Fearful union takes big step toward disbandingTop News | Carine Chow 20 Sep 2021
The activist-backed Hong Kong Confederation of Trade Unions is set to disband after members "received threats" to their personal safety, the group says.
The union will hold a special meeting on October 3 to vote on the disbandment, but it has already stopped receiving new inquiries and hotline services. Its monthly donation program will cease next week.
Founded in 1990, the union represents 96 affiliates and 145,000 employees from sectors that include cleaning, aviation, food and beverage, education and social welfare.
But only about 80 affiliates are left since the Hong Kong Professional Teachers' Union disbanded in August.
The confederation's executive committee passed a motion on Thursday requiring a minimum of 50 votes at the special general meeting, with four-fifths supporting it to disband.
Only four committee members have yet to resign from the union, including co-founder and general secretary Lee Cheuk-yan, who is in jail for his involvement in three unauthorized assemblies.
The other three are chairman Joe Wong Nai-yuen, vice chairman Leo Tang Kin-wah and treasurer Chung Chung-fai, who will all stay to complete the dissolution of the union if the motion is passed.
At a press conference yesterday, Tang said members of the union were terrified after receiving messages that their personal safety might be at risk if they continued to run the group.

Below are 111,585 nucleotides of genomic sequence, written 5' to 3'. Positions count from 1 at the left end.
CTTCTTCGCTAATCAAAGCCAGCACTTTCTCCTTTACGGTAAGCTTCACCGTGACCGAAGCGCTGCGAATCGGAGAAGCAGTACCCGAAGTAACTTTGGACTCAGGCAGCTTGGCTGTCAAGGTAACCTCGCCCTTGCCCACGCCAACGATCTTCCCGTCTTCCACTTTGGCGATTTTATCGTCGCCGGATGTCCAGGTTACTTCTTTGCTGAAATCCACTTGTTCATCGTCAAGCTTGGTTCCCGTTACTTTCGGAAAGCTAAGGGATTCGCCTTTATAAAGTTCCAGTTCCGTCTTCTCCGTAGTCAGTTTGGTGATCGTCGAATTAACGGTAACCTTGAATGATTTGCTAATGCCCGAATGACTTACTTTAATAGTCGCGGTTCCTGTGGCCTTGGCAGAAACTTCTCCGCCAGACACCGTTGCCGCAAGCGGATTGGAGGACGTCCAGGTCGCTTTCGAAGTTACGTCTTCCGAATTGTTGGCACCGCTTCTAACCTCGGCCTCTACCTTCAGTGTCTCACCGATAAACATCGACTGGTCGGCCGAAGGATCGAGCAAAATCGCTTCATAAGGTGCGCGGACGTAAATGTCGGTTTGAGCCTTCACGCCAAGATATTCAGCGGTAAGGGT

But he refused to disclose what kind of threats they received or who sent them. He also refused to say whether they had reported the threats to police.
Announcing the disbandment procedure with teary eyes, the emotional Wong said he was deeply sorry to members of the union and all Hongkongers.
"We have already tried our best to stand as long as we can, but we just can't see any more room for us to stand anymore," he said.
The union has come under fire recently by pro-Beijing newspaper Wen Wei Po, accusing it of receiving foreign funding to initiate a color revolution.
Former convener Mung Siu-tat announced on social media on Saturday that he had resigned from the union and had to urgently leave Hong Kong with his family due to "political risks."
The union's training center will also be dissolved, a move that will affect more than 1,000 students.